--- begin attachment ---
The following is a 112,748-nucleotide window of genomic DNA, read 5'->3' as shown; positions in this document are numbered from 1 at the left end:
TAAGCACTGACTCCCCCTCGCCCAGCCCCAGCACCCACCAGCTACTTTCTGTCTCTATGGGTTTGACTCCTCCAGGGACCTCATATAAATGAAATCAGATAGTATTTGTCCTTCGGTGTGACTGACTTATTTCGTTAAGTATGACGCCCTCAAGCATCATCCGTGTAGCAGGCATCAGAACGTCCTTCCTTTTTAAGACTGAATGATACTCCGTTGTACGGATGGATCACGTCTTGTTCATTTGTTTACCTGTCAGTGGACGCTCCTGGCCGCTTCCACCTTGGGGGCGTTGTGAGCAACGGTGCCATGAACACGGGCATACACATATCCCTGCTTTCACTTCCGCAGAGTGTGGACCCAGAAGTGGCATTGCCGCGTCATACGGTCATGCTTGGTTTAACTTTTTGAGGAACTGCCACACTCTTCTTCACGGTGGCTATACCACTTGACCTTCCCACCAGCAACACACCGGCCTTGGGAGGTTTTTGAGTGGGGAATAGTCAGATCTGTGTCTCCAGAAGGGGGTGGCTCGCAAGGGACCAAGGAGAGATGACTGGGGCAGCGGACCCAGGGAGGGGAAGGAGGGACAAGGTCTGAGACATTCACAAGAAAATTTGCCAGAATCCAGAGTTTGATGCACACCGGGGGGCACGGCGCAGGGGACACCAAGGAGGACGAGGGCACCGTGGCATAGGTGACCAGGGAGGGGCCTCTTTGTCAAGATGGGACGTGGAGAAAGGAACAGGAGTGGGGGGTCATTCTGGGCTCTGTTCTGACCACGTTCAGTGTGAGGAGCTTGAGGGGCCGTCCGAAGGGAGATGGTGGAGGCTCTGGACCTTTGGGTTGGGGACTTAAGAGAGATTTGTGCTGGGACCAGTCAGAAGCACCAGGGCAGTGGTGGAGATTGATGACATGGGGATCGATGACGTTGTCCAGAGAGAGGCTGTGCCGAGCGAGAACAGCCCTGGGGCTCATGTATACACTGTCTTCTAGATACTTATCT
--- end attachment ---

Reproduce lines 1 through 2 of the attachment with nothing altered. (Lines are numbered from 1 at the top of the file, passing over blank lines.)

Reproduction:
The following is a 112,748-nucleotide window of genomic DNA, read 5'->3' as shown; positions in this document are numbered from 1 at the left end:
TAAGCACTGACTCCCCCTCGCCCAGCCCCAGCACCCACCAGCTACTTTCTGTCTCTATGGGTTTGACTCCTCCAGGGACCTCATATAAATGAAATCAGATAGTATTTGTCCTTCGGTGTGACTGACTTATTTCGTTAAGTATGACGCCCTCAAGCATCATCCGTGTAGCAGGCATCAGAACGTCCTTCCTTTTTAAGACTGAATGATACTCCGTTGTACGGATGGATCACGTCTTGTTCATTTGTTTACCTGTCAGTGGACGCTCCTGGCCGCTTCCACCTTGGGGGCGTTGTGAGCAACGGTGCCATGAACACGGGCATACACATATCCCTGCTTTCACTTCCGCAGAGTGTGGACCCAGAAGTGGCATTGCCGCGTCATACGGTCATGCTTGGTTTAACTTTTTGAGGAACTGCCACACTCTTCTTCACGGTGGCTATACCACTTGACCTTCCCACCAGCAACACACCGGCCTTGGGAGGTTTTTGAGTGGGGAATAGTCAGATCTGTGTCTCCAGAAGGGGGTGGCTCGCAAGGGACCAAGGAGAGATGACTGGGGCAGCGGACCCAGGGAGGGGAAGGAGGGACAAGGTCTGAGACATTCACAAGAAAATTTGCCAGAATCCAGAGTTTGATGCACACCGGGGGGCACGGCGCAGGGGACACCAAGGAGGACGAGGGCACCGTGGCATAGGTGACCAGGGAGGGGCCTCTTTGTCAAGATGGGACGTGGAGAAAGGAACAGGAGTGGGGGGTCATTCTGGGCTCTGTTCTGACCACGTTCAGTGTGAGGAGCTTGAGGGGCCGTCCGAAGGGAGATGGTGGAGGCTCTGGACCTTTGGGTTGGGGACTTAAGAGAGATTTGTGCTGGGACCAGTCAGAAGCACCAGGGCAGTGGTGGAGATTGATGACATGGGGATCGATGACGTTGTCCAGAGAGAGGCTGTGCCGAGCGAGAACAGCCCTGGGGCTCATGTATACACTGTCTTCTAGATACTTATCT